David Biespiel’s Poetry Wire: 9 Post-Election Political Poems You Must Read Before You Die


I’m writing this on Tuesday, November 6, Election Day. Full disclosure, today I will vote to reelect the president. As John F. Kennedy once said, “You can milk a cow the wrong way once and still be a farmer, but vote the wrong way on a water tower and you can be in trouble.”

So, whatever may be happening after today, and I hope the election is resolved, if you’re looking for some serious respite from the post-mortem and the voting stress, just remember two things: first, elections have consequences and they are real and, second, there are just 1,461 days until Election Day 2016 — I’m talking to you, Hillary Clinton.

In the meantime, Poetry Wire is ready to unwind a little from what has been, unfortunately, an uninspiring campaign all around.

And yet: it is Election Day! We vote in the most soulless fashion out here in Oregon — by mail — though we are stubborn in this household. Our tradition is that we personally drop off our ballots on Election Day itself. And by drop off I mean we slip our sealed envelopes into a mailbox-like container that sits outside, and is monitored by, the county elections office up the street.

Certainly Election Day is democracy’s form of mythologizing itself. It’s democracy’s most idealized poem. So Poetry Wire’s general election fever has not entirely receded. In that spirit here are nine political lyric poems you must know before you die. listed in alphabetical order by title (sorry, Homer and Publius Virgilius Maro, epics are restricted from the list).

“A Poor Christian Looks at the Ghetto” by Czezlaw Milsoz. The most important poem of our time to dramatize the severities of civilization’s guilt and state-sponsored murder.

“Baltics” by Tomas Transtromer. It defines a social consciousness coming awake in the world, a consciousness that threads both the political and interior moment.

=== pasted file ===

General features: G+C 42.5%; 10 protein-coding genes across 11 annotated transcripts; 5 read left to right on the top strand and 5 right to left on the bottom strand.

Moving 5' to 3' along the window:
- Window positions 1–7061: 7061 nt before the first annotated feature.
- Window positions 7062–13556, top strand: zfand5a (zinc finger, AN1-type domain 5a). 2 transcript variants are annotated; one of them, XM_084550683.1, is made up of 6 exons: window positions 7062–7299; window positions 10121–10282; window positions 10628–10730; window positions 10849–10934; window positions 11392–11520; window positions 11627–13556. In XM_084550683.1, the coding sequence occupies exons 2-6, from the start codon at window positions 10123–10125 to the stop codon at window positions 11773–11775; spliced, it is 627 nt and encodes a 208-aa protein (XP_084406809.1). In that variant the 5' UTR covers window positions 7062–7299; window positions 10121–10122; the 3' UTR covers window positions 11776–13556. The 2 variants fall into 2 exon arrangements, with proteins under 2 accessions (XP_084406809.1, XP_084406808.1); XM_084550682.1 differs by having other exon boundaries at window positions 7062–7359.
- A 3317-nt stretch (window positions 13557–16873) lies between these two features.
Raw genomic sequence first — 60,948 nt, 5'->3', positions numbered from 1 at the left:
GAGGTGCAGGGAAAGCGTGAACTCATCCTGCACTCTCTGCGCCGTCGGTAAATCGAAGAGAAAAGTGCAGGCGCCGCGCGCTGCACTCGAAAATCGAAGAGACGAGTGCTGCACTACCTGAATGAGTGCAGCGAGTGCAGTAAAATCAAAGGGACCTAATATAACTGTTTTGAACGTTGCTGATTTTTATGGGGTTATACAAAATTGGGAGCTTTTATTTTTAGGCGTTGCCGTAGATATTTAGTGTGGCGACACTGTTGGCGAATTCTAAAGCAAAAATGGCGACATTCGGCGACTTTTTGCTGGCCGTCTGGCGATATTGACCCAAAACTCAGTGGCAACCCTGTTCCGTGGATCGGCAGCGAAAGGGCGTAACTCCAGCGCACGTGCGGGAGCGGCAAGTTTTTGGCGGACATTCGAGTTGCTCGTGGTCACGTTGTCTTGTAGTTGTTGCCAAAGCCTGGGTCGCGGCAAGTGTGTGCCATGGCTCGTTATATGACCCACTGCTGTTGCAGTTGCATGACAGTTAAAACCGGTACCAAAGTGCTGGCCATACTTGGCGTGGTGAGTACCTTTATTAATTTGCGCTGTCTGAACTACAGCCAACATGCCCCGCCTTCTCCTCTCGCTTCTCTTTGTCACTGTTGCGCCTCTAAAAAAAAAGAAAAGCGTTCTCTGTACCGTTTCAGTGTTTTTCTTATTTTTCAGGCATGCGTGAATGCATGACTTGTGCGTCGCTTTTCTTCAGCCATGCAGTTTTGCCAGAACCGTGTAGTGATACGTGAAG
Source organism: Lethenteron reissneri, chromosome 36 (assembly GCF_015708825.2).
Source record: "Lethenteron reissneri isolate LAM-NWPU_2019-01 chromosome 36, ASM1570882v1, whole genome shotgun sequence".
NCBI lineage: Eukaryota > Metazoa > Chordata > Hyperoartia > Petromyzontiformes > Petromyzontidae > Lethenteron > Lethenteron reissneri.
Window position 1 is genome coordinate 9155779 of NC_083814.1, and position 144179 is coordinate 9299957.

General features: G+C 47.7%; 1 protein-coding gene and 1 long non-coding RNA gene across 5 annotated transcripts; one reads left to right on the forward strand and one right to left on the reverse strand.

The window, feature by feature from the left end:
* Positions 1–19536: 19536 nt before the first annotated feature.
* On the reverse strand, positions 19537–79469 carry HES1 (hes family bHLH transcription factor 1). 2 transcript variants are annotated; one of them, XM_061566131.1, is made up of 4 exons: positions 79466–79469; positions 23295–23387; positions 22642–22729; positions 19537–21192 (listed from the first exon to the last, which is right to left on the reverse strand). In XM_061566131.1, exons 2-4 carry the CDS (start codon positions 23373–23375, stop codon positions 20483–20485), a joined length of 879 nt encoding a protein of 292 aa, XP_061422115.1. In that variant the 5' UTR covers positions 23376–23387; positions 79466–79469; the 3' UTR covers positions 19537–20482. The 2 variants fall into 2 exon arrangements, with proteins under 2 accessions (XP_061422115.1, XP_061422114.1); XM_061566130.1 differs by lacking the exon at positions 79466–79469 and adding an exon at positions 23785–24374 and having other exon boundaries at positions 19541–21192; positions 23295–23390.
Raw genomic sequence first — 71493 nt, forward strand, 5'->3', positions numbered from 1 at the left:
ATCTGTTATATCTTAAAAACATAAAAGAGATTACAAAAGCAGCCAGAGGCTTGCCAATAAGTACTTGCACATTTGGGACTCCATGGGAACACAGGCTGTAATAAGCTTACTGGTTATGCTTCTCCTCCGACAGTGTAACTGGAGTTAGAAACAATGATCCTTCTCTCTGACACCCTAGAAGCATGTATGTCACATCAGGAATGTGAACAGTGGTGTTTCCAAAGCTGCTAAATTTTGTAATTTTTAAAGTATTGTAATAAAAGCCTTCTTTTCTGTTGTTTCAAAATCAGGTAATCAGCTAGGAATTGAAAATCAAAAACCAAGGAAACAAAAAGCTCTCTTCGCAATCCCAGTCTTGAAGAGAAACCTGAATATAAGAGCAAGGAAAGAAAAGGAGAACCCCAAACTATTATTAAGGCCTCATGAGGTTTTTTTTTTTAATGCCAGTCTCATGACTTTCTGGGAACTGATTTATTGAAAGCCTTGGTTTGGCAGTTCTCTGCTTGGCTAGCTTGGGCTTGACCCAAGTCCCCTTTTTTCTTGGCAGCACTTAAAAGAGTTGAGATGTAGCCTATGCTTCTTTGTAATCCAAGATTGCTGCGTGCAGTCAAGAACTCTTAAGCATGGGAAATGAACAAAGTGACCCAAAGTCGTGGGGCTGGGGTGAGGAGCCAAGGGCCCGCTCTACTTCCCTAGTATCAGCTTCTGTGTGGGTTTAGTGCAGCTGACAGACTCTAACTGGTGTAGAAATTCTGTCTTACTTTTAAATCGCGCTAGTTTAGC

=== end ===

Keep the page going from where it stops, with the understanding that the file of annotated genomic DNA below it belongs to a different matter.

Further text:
“Diving into the Wreck” by Adrienne Rich. All the while it buries one poetic tradition, it births another into existence. Its irrefutable argument assimilates, integrates, and overcomes one identity for another and inspires more than feminist flowering. I mean, it un-ruins the ruins. A poem the world will be reading for centuries.

“For the Union Dead” by Robert Lowell. There are days I believe that this is the best American political poem of the 20th century. Yes, best. It combines confessional urgency with historical judgment. Its confrontation of race carved between New England’s Protestant-Catholic divide dramatizes the progressive experience of seething. Don’t be fooled: That kind of utterance is nearly impossible to pull off without collapsing into partisan cant.

“Howl” by Allen Ginsburg. For real, this poem gets better with age. It is the most Occupy Poetry poem of the last sixty years. It glorifies the marginalized and the revolutionary. All the while, like Whitman’s “Lilacs” poem, it is also an elegy and full of broken-hearted yearn-age.

“I, Too, Sing America” by Langston Hughes. How Hughes renders defiance as surprise makes this one of the most elegant political poems in our language.

“Requiem” by Anna Akhmatova. It translates one woman’s political suffering into a lyric utterance. It confirms one nation’s bout with its own terror. And more: it defines harrow and anguish into myth.

“The Second Coming” by W. B. Yeats. This poem eviscerates the idea that political poetry must be occasional. It is of political experience not about one. Though it is strangely difficult to summarize or paraphrase, the political consciousness in this poem, certainly fearful of power, is also an aesthetic sculpture of lyric purity.

“When Lilacs Last in the Dooryard Bloom’d” by Walt Whitman. It is nearly a perfect elegy — an elegy as ars poetica even — defining both Republic and private loss. The section about Union and Confederate soldiers returning to their disembodied agrarian lives while the 16th president lies in state as the last casualty of the war is Whitman at his most interiorly bardic fineness.

That’s a round nine. Yes, yes, Poetry Wire concedes: lots of great political poems didn’t make the list. Please don’t shoot the messenger.

Instead: How about this? Poetry Wire invites you to add your Political Poems You Must Read Before You Die in the comments section below. And, please, spread the word to others to do the same.

What are your nominations for political poems we all must read before we die? Or, at least, before the next Iowa Straw Poll takes place, scheduled for the second Saturday in August in 2016.

David Biespiel is a poet, literary critic, memoirist, and contributing writer at American Poetry Review, New Republic, New York Times, Poetry, Politico, The Rumpus, and Slate, among other publications. He is the author of numerous books, most recently The Education of a Young Poet, which was selected a Best Books for Writers by Poets & Writers, A Long High Whistle, which received the 2016 Oregon Book Award for General Nonfiction, and The Book of Men and Women, which was chosen for Best Books of the Year by the Poetry Foundation and received the 2011 Oregon Book Award for Poetry. More from this author →